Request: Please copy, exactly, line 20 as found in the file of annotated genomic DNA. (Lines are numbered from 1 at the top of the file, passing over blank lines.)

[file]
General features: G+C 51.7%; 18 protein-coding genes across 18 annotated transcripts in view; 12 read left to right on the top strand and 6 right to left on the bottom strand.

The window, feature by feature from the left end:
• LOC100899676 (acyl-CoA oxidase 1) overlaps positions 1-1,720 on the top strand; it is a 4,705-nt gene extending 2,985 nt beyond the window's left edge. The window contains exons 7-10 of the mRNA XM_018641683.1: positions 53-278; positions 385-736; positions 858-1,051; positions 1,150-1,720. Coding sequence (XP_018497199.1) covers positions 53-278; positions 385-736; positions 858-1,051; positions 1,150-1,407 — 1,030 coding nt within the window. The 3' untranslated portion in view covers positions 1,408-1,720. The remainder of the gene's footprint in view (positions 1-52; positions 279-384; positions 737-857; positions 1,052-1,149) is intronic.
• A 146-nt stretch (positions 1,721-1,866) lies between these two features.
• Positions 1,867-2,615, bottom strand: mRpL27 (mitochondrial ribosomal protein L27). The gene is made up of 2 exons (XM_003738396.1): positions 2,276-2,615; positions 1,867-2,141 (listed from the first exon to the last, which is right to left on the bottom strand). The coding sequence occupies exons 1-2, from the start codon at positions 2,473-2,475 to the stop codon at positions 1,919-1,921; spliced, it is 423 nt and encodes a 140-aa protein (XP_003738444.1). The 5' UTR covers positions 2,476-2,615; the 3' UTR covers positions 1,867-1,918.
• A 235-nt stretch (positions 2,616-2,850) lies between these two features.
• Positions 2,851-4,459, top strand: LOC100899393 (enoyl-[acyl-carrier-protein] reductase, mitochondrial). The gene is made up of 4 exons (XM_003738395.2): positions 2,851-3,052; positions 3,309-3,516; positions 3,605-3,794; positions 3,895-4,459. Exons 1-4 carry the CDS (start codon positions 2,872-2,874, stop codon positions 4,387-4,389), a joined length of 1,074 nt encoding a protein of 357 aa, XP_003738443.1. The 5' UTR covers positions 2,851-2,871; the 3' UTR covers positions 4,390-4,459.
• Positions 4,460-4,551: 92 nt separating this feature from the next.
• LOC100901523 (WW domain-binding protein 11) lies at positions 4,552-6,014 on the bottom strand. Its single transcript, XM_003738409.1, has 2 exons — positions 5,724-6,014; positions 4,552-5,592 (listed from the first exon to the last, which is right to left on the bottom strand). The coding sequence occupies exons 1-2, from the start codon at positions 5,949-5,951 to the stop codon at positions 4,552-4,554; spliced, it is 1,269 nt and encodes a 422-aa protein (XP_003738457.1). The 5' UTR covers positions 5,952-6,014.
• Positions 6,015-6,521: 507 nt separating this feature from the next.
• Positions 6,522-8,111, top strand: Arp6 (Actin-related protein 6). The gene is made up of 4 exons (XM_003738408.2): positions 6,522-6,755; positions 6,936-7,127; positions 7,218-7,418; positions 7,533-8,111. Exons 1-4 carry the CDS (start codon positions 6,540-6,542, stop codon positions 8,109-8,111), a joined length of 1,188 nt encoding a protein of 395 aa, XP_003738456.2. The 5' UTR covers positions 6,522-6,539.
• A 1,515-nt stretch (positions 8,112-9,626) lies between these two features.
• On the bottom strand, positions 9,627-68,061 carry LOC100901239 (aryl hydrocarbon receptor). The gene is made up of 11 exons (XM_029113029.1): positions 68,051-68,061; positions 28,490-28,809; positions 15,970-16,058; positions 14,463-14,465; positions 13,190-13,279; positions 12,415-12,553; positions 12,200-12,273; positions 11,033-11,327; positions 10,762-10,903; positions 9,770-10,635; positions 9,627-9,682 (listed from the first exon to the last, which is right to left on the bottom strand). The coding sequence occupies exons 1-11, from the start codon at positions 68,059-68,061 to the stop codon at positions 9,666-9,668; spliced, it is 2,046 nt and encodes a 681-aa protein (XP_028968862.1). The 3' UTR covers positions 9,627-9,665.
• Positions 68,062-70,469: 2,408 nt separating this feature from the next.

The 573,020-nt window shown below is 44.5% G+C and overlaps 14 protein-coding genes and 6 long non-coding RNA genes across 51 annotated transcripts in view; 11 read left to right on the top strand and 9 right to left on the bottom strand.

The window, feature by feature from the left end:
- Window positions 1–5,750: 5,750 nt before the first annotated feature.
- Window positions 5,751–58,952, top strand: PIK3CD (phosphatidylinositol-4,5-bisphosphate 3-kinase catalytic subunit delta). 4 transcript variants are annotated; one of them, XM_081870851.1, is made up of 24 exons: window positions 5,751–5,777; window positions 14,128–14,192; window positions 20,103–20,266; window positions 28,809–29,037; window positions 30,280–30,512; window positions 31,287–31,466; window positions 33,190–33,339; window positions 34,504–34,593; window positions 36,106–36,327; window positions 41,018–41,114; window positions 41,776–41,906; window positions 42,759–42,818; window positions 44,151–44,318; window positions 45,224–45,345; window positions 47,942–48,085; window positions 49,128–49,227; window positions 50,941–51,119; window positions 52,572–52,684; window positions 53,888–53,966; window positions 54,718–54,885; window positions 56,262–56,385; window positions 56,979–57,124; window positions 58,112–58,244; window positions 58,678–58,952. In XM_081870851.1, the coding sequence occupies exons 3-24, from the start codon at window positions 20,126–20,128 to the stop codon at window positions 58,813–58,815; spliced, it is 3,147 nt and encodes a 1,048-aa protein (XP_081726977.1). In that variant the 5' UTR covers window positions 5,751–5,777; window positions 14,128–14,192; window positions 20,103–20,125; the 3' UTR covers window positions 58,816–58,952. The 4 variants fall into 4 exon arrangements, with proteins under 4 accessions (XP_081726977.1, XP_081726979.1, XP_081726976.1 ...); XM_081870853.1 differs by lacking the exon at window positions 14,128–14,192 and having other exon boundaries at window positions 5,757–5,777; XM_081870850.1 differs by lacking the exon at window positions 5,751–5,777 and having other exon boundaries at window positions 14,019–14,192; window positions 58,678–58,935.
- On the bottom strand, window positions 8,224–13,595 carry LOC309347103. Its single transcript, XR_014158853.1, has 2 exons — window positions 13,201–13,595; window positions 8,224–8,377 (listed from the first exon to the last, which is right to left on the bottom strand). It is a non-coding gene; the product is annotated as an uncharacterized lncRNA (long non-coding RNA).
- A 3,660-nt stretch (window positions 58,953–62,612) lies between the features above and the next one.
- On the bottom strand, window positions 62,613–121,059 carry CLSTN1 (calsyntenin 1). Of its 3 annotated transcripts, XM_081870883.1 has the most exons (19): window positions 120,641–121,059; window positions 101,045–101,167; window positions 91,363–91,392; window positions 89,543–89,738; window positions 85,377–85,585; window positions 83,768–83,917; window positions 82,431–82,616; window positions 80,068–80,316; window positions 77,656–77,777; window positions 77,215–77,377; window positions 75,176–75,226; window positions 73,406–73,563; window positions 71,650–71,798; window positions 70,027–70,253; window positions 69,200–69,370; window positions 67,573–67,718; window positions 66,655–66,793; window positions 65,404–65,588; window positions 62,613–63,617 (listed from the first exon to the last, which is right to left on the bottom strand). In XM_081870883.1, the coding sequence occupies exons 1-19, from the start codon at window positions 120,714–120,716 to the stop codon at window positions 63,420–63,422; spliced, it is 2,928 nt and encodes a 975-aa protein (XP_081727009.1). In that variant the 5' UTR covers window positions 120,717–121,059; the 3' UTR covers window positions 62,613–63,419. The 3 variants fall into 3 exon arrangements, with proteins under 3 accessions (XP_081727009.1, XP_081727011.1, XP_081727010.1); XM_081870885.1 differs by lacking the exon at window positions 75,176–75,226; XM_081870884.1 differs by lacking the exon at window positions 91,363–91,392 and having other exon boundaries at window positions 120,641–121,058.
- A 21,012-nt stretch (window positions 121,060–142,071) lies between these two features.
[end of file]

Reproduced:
- A 3,660-nt stretch (window positions 58,953–62,612) lies between the features above and the next one.